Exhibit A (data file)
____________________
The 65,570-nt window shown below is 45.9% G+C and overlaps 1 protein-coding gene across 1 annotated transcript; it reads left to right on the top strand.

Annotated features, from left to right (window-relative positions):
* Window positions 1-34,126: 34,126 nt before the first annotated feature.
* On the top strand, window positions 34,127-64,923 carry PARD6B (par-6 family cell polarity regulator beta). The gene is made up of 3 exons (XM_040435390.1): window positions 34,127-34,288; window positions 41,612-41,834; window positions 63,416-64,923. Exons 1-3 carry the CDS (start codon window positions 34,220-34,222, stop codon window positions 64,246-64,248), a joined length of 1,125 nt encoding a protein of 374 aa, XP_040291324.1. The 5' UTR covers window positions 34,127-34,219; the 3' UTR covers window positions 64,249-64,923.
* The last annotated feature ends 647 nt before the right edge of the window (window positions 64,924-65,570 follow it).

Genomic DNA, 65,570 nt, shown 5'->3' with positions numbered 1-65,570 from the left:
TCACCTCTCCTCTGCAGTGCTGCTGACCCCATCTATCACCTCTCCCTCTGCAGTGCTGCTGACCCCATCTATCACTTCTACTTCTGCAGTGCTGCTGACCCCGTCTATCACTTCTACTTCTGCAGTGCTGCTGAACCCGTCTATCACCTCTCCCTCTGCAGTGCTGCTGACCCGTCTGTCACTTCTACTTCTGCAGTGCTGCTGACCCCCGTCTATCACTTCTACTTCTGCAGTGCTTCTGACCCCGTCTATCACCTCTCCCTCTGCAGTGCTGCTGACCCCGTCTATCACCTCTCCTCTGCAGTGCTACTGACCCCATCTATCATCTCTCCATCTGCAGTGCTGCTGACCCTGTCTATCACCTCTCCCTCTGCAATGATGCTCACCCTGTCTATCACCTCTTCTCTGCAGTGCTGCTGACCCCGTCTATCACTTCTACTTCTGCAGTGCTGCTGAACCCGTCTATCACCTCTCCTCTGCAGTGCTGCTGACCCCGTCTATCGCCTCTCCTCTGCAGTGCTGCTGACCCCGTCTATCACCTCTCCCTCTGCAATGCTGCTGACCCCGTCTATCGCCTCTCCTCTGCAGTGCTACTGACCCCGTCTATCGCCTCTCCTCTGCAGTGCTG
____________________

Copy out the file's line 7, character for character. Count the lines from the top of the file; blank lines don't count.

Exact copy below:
TCACCTCTCCTCTGCAGTGCTGCTGACCCCATCTATCACCTCTCCCTCTGCAGTGCTGCTGACCCCATCTATCACTTCTACTTCTGCAGTGCTGCTGACCCCGTCTATCACTTCTACTTCTGCAGTGCTGCTGAACCCGTCTATCACCTCTCCCTCTGCAGTGCTGCTGACCCGTCTGTCACTTCTACTTCTGCAGTGCTGCTGACCCCCGTCTATCACTTCTACTTCTGCAGTGCTTCTGACCCCGTCTATCACCTCTCCCTCTGCAGTGCTGCTGACCCCGTCTATCACCTCTCCTCTGCAGTGCTACTGACCCCATCTATCATCTCTCCATCTGCAGTGCTGCTGACCCTGTCTATCACCTCTCCCTCTGCAATGATGCTCACCCTGTCTATCACCTCTTCTCTGCAGTGCTGCTGACCCCGTCTATCACTTCTACTTCTGCAGTGCTGCTGAACCCGTCTATCACCTCTCCTCTGCAGTGCTGCTGACCCCGTCTATCGCCTCTCCTCTGCAGTGCTGCTGACCCCGTCTATCACCTCTCCCTCTGCAATGCTGCTGACCCCGTCTATCGCCTCTCCTCTGCAGTGCTACTGACCCCGTCTATCGCCTCTCCTCTGCAGTGCTG